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Info about Itv News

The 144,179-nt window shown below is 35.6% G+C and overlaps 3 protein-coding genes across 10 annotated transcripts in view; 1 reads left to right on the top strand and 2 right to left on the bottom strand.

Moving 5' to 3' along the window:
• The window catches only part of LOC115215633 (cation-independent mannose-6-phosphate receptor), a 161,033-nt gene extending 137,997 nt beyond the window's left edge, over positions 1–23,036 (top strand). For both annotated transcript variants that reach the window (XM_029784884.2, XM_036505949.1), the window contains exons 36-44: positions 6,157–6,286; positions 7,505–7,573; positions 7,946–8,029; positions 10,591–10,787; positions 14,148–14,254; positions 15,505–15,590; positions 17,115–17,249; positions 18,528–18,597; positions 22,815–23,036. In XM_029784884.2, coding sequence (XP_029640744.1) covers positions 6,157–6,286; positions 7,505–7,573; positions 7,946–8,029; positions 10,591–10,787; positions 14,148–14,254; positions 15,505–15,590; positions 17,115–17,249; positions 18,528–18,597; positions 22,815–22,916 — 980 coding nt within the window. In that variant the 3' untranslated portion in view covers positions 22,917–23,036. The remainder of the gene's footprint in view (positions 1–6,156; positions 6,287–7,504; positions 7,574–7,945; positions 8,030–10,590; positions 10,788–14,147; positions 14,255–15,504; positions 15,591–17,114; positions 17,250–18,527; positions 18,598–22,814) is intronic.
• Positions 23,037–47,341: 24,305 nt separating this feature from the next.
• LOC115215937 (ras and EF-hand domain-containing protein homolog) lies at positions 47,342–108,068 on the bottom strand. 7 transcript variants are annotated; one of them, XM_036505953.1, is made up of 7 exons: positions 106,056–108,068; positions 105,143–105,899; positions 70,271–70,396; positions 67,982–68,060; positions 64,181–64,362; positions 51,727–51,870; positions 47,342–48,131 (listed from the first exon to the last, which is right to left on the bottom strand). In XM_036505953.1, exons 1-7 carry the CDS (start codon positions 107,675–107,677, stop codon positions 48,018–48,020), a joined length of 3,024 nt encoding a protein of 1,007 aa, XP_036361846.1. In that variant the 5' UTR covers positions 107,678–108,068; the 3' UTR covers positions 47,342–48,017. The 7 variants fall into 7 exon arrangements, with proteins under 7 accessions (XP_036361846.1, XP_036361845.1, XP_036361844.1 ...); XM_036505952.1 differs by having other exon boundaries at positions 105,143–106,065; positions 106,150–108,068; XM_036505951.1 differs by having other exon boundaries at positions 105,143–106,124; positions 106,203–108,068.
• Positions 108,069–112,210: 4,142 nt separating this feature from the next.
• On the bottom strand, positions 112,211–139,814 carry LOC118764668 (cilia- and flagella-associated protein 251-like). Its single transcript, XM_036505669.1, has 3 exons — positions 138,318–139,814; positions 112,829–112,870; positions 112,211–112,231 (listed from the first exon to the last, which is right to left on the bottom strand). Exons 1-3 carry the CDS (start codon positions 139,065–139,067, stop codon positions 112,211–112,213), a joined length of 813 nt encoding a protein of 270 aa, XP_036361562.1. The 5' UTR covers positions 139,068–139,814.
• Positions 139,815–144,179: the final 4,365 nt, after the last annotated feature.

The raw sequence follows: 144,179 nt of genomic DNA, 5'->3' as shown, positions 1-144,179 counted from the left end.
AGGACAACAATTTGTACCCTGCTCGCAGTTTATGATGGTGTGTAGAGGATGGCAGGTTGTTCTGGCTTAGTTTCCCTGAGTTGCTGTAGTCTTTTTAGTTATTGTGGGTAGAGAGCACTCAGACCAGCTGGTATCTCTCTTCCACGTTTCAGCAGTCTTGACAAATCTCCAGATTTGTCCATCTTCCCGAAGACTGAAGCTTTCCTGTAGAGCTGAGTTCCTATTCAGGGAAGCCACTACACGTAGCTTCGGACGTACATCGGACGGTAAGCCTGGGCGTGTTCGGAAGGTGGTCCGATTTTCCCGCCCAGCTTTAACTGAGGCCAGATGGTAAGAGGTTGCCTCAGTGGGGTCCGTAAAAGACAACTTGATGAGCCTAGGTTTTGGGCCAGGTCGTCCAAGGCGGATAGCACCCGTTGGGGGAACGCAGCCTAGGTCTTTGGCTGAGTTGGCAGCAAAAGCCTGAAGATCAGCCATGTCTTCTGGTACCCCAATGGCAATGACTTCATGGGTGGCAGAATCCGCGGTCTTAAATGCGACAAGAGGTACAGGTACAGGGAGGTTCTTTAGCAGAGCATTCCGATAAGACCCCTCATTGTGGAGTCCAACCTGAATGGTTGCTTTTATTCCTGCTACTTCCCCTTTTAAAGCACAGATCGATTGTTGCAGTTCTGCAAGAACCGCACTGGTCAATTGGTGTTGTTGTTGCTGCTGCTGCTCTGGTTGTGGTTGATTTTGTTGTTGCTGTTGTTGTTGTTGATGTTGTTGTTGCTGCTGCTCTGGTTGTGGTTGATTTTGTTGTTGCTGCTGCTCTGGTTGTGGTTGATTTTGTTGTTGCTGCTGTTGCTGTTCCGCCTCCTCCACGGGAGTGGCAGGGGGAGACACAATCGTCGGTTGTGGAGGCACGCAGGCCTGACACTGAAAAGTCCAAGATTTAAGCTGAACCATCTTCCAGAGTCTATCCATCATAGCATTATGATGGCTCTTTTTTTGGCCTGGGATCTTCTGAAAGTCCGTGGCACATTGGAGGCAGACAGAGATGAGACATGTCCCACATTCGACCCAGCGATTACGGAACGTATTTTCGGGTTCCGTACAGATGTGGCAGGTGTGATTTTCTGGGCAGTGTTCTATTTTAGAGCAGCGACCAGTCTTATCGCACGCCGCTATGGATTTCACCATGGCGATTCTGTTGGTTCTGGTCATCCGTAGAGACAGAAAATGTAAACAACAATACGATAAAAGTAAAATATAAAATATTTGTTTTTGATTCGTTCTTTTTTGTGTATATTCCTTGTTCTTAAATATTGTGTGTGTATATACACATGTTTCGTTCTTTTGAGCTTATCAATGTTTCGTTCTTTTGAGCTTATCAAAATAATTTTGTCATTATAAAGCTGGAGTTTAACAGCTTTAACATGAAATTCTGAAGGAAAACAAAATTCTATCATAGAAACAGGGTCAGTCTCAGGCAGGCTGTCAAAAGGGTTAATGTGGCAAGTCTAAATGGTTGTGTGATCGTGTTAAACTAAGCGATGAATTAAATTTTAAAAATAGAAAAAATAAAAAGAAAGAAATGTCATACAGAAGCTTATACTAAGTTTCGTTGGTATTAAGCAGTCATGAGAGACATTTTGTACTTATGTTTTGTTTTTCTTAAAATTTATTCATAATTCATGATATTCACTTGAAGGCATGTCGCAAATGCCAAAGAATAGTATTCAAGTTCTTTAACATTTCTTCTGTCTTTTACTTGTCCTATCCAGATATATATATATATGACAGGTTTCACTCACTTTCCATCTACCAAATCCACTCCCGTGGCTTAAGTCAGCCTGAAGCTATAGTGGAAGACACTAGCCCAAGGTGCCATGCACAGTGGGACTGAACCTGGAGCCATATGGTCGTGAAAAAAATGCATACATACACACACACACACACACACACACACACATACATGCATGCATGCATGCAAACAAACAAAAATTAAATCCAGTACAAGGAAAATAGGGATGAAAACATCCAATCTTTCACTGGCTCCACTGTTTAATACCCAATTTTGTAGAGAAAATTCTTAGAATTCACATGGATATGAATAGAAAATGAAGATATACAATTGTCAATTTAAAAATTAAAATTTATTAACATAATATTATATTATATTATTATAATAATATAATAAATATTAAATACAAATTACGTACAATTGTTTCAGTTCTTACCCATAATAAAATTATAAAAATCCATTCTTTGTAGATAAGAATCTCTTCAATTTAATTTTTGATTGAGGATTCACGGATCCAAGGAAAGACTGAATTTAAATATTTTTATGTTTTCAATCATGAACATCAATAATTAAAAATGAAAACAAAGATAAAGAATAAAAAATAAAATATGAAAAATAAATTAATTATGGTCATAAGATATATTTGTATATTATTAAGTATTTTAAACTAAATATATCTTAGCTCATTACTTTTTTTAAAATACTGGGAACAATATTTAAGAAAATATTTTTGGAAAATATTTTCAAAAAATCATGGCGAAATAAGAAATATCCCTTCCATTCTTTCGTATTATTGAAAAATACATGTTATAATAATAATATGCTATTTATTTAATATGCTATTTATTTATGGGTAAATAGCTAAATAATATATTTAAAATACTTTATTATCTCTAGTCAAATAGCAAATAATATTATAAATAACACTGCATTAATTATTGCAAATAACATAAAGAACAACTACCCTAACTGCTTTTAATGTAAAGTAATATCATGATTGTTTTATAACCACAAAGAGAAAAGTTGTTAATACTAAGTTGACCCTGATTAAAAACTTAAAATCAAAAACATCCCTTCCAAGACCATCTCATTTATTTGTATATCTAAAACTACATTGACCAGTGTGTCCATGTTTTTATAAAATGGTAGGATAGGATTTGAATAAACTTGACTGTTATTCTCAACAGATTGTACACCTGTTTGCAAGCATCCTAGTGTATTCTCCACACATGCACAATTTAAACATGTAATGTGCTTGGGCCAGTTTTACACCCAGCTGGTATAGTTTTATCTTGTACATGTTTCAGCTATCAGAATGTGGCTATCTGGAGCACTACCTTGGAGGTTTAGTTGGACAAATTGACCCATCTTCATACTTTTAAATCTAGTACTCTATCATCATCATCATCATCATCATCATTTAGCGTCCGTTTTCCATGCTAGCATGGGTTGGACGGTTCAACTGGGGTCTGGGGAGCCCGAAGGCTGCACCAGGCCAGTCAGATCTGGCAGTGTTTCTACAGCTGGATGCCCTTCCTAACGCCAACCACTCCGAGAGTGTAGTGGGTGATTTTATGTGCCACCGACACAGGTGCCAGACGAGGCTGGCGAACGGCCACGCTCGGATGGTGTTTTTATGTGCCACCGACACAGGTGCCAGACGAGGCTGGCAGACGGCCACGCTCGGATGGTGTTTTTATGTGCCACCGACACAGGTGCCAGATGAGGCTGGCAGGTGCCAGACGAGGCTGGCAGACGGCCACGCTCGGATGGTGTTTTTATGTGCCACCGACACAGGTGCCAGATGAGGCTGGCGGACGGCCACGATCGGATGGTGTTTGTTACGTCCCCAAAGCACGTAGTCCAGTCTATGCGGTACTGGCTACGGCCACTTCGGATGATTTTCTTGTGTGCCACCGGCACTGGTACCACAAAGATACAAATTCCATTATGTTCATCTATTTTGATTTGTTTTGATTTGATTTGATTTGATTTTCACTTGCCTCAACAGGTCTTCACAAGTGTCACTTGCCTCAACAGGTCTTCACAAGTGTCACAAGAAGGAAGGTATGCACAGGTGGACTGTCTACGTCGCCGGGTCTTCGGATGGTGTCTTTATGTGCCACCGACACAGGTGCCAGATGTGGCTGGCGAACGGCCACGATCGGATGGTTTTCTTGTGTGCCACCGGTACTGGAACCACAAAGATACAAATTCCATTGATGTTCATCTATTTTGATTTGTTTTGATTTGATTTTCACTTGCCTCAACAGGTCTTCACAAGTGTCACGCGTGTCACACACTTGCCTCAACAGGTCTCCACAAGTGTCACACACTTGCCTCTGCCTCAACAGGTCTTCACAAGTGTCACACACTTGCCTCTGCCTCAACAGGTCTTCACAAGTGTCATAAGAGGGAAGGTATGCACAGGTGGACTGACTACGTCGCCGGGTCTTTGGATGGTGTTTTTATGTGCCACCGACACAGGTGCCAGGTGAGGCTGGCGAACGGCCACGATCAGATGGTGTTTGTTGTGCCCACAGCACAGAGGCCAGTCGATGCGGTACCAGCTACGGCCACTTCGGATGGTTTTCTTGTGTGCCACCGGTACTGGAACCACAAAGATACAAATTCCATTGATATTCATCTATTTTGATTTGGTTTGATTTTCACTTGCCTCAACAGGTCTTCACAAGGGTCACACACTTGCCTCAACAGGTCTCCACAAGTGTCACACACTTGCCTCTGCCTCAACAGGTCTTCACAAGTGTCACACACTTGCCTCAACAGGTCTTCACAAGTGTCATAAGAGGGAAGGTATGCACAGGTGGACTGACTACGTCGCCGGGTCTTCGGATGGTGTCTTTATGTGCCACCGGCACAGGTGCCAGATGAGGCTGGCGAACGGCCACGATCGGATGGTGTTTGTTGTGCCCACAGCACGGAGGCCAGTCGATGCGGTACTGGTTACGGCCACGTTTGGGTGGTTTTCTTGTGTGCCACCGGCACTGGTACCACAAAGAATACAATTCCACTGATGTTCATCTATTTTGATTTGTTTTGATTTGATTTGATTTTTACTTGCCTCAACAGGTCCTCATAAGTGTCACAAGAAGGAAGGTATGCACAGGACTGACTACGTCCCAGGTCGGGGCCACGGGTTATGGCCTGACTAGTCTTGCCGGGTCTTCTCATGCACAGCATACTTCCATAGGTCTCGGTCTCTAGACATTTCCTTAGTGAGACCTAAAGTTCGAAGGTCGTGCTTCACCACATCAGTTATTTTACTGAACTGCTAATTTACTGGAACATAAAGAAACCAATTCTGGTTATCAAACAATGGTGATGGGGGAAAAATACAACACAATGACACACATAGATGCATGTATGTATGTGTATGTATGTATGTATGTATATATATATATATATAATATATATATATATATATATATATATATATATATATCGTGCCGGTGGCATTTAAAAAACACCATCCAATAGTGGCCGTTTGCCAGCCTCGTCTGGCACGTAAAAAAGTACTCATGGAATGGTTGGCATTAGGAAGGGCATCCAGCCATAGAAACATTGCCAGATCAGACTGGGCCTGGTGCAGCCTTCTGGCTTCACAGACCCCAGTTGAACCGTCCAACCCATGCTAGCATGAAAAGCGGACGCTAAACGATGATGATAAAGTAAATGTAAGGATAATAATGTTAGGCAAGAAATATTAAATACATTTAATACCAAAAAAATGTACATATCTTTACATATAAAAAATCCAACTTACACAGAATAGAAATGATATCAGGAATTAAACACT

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In 1967, ITN editor Geoffrey Cox suggested launching a half-hour news bulletin for ITV, every weeknight. ITV executives, however, were sceptical of that idea, because it was thought that viewers would not want a full 30 minutes of news every Monday to Friday (there had only been one half-hour news programme in Britain previously – BBC2's Newsroom, launched in 1964). However, the idea was approved on the condition it ran for a 13-week trial, and News at Ten was born on 3 July 1967. ITN's head newscasters – Alastair Burnet, Andrew Gardner, and George Ffitch – presented the first News at Ten, and the bulletin became so popular with viewers that it was kept in the schedules after its initial 13 weeks. The programme's titles used an excerpt of The Awakening, a piece of dramatic music composed by Johnny Pearson. The famous chimes of the Westminster Clock Tower – affectionately known as the bongs – separated each headline as it was read out. The early opening title sequences were simplistic; for the first two years, the ITN symbol faded into a wide studio shot showing the two newscasters at the desk, with the caption News at 10. Then, in 1970, a new title sequence was introduced: a slow pan of the Houses of Parliament was followed by a sharp zoom into the face of "Big Ben" showing the time of 22:00. The text "Independent Television News" was shown at the start of the sequence, followed by the individual words "NEWS", "at" and "TEN", which appeared in time to the title music. The sequence was amended a year later to feature the new ITN logo at the beginning. The logo, introduced in 1970, was a simple sans-serif outline of the phrase "ITN". The basic concept of the logo remains today.